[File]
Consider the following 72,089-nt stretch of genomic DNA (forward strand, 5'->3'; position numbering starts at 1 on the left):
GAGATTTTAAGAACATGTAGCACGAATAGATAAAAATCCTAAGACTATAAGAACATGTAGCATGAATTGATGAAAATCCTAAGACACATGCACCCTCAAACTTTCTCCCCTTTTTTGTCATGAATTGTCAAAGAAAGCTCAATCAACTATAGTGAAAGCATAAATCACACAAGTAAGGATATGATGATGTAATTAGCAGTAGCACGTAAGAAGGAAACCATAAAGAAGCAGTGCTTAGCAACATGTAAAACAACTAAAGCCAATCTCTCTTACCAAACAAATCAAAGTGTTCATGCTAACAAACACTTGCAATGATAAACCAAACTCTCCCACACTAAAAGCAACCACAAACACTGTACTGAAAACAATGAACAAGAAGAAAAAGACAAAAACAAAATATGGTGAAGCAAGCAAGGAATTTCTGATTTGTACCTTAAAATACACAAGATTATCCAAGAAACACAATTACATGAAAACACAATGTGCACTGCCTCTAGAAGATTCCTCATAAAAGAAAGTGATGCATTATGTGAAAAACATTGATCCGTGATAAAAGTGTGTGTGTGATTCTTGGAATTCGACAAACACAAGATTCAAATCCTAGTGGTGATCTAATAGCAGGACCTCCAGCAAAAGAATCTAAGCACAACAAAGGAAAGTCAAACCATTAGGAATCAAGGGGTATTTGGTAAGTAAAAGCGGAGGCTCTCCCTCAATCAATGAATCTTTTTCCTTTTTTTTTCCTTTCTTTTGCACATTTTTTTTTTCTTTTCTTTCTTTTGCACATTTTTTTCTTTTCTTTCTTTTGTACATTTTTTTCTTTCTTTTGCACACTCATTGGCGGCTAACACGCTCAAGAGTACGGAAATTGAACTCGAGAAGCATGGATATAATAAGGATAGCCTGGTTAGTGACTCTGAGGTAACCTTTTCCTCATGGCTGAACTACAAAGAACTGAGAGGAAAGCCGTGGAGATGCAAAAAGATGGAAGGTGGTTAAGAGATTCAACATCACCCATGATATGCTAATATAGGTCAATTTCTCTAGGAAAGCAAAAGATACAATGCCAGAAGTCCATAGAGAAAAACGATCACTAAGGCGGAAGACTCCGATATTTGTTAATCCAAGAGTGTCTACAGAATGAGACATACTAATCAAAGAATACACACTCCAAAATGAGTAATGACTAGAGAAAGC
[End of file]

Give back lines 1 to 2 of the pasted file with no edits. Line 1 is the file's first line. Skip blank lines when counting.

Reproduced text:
Consider the following 72,089-nt stretch of genomic DNA (forward strand, 5'->3'; position numbering starts at 1 on the left):
GAGATTTTAAGAACATGTAGCACGAATAGATAAAAATCCTAAGACTATAAGAACATGTAGCATGAATTGATGAAAATCCTAAGACACATGCACCCTCAAACTTTCTCCCCTTTTTTGTCATGAATTGTCAAAGAAAGCTCAATCAACTATAGTGAAAGCATAAATCACACAAGTAAGGATATGATGATGTAATTAGCAGTAGCACGTAAGAAGGAAACCATAAAGAAGCAGTGCTTAGCAACATGTAAAACAACTAAAGCCAATCTCTCTTACCAAACAAATCAAAGTGTTCATGCTAACAAACACTTGCAATGATAAACCAAACTCTCCCACACTAAAAGCAACCACAAACACTGTACTGAAAACAATGAACAAGAAGAAAAAGACAAAAACAAAATATGGTGAAGCAAGCAAGGAATTTCTGATTTGTACCTTAAAATACACAAGATTATCCAAGAAACACAATTACATGAAAACACAATGTGCACTGCCTCTAGAAGATTCCTCATAAAAGAAAGTGATGCATTATGTGAAAAACATTGATCCGTGATAAAAGTGTGTGTGTGATTCTTGGAATTCGACAAACACAAGATTCAAATCCTAGTGGTGATCTAATAGCAGGACCTCCAGCAAAAGAATCTAAGCACAACAAAGGAAAGTCAAACCATTAGGAATCAAGGGGTATTTGGTAAGTAAAAGCGGAGGCTCTCCCTCAATCAATGAATCTTTTTCCTTTTTTTTTCCTTTCTTTTGCACATTTTTTTTTTCTTTTCTTTCTTTTGCACATTTTTTTCTTTTCTTTCTTTTGTACATTTTTTTCTTTCTTTTGCACACTCATTGGCGGCTAACACGCTCAAGAGTACGGAAATTGAACTCGAGAAGCATGGATATAATAAGGATAGCCTGGTTAGTGACTCTGAGGTAACCTTTTCCTCATGGCTGAACTACAAAGAACTGAGAGGAAAGCCGTGGAGATGCAAAAAGATGGAAGGTGGTTAAGAGATTCAACATCACCCATGATATGCTAATATAGGTCAATTTCTCTAGGAAAGCAAAAGATACAATGCCAGAAGTCCATAGAGAAAAACGATCACTAAGGCGGAAGACTCCGATATTTGTTAATCCAAGAGTGTCTACAGAATGAGACATACTAATCAAAGAATACACACTCCAAAATGAGTAATGACTAGAGAAAGC